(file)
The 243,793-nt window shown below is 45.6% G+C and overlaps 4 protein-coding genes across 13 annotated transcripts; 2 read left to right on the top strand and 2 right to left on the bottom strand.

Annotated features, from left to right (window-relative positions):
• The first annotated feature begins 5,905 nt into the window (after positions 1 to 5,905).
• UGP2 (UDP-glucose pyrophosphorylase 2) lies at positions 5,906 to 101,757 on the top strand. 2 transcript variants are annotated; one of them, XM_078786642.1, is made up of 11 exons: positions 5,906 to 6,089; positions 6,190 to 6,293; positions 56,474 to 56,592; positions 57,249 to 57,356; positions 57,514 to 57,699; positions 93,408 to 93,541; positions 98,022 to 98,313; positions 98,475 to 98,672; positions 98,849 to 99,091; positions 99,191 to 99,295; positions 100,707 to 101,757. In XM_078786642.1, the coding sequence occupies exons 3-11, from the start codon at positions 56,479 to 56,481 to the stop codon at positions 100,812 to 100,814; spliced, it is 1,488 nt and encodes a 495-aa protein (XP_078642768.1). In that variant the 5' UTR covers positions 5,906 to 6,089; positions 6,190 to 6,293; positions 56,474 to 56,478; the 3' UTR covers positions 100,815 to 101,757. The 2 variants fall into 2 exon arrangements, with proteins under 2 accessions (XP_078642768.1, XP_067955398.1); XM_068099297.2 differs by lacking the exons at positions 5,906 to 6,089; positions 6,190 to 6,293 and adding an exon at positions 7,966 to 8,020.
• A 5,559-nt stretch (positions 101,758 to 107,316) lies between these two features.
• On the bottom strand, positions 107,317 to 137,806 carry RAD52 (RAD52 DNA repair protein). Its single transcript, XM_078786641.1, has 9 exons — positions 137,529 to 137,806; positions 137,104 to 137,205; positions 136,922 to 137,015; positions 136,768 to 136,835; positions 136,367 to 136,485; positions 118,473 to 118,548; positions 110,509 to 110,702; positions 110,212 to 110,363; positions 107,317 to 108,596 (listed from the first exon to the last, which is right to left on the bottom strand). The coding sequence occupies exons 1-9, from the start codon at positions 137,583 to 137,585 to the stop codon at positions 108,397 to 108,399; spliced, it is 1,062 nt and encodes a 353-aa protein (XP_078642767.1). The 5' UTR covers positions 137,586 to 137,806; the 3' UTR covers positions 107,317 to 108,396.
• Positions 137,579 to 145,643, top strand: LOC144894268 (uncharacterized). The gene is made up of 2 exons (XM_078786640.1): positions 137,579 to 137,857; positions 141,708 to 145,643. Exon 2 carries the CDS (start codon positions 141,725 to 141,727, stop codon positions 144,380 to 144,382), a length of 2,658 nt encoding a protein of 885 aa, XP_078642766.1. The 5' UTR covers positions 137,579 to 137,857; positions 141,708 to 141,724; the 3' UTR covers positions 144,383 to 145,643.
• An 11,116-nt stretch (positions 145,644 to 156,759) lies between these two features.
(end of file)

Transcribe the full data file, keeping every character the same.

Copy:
The 243,793-nt window shown below is 45.6% G+C and overlaps 4 protein-coding genes across 13 annotated transcripts; 2 read left to right on the top strand and 2 right to left on the bottom strand.

Annotated features, from left to right (window-relative positions):
• The first annotated feature begins 5,905 nt into the window (after positions 1 to 5,905).
• UGP2 (UDP-glucose pyrophosphorylase 2) lies at positions 5,906 to 101,757 on the top strand. 2 transcript variants are annotated; one of them, XM_078786642.1, is made up of 11 exons: positions 5,906 to 6,089; positions 6,190 to 6,293; positions 56,474 to 56,592; positions 57,249 to 57,356; positions 57,514 to 57,699; positions 93,408 to 93,541; positions 98,022 to 98,313; positions 98,475 to 98,672; positions 98,849 to 99,091; positions 99,191 to 99,295; positions 100,707 to 101,757. In XM_078786642.1, the coding sequence occupies exons 3-11, from the start codon at positions 56,479 to 56,481 to the stop codon at positions 100,812 to 100,814; spliced, it is 1,488 nt and encodes a 495-aa protein (XP_078642768.1). In that variant the 5' UTR covers positions 5,906 to 6,089; positions 6,190 to 6,293; positions 56,474 to 56,478; the 3' UTR covers positions 100,815 to 101,757. The 2 variants fall into 2 exon arrangements, with proteins under 2 accessions (XP_078642768.1, XP_067955398.1); XM_068099297.2 differs by lacking the exons at positions 5,906 to 6,089; positions 6,190 to 6,293 and adding an exon at positions 7,966 to 8,020.
• A 5,559-nt stretch (positions 101,758 to 107,316) lies between these two features.
• On the bottom strand, positions 107,317 to 137,806 carry RAD52 (RAD52 DNA repair protein). Its single transcript, XM_078786641.1, has 9 exons — positions 137,529 to 137,806; positions 137,104 to 137,205; positions 136,922 to 137,015; positions 136,768 to 136,835; positions 136,367 to 136,485; positions 118,473 to 118,548; positions 110,509 to 110,702; positions 110,212 to 110,363; positions 107,317 to 108,596 (listed from the first exon to the last, which is right to left on the bottom strand). The coding sequence occupies exons 1-9, from the start codon at positions 137,583 to 137,585 to the stop codon at positions 108,397 to 108,399; spliced, it is 1,062 nt and encodes a 353-aa protein (XP_078642767.1). The 5' UTR covers positions 137,586 to 137,806; the 3' UTR covers positions 107,317 to 108,396.
• Positions 137,579 to 145,643, top strand: LOC144894268 (uncharacterized). The gene is made up of 2 exons (XM_078786640.1): positions 137,579 to 137,857; positions 141,708 to 145,643. Exon 2 carries the CDS (start codon positions 141,725 to 141,727, stop codon positions 144,380 to 144,382), a length of 2,658 nt encoding a protein of 885 aa, XP_078642766.1. The 5' UTR covers positions 137,579 to 137,857; positions 141,708 to 141,724; the 3' UTR covers positions 144,383 to 145,643.
• An 11,116-nt stretch (positions 145,644 to 156,759) lies between these two features.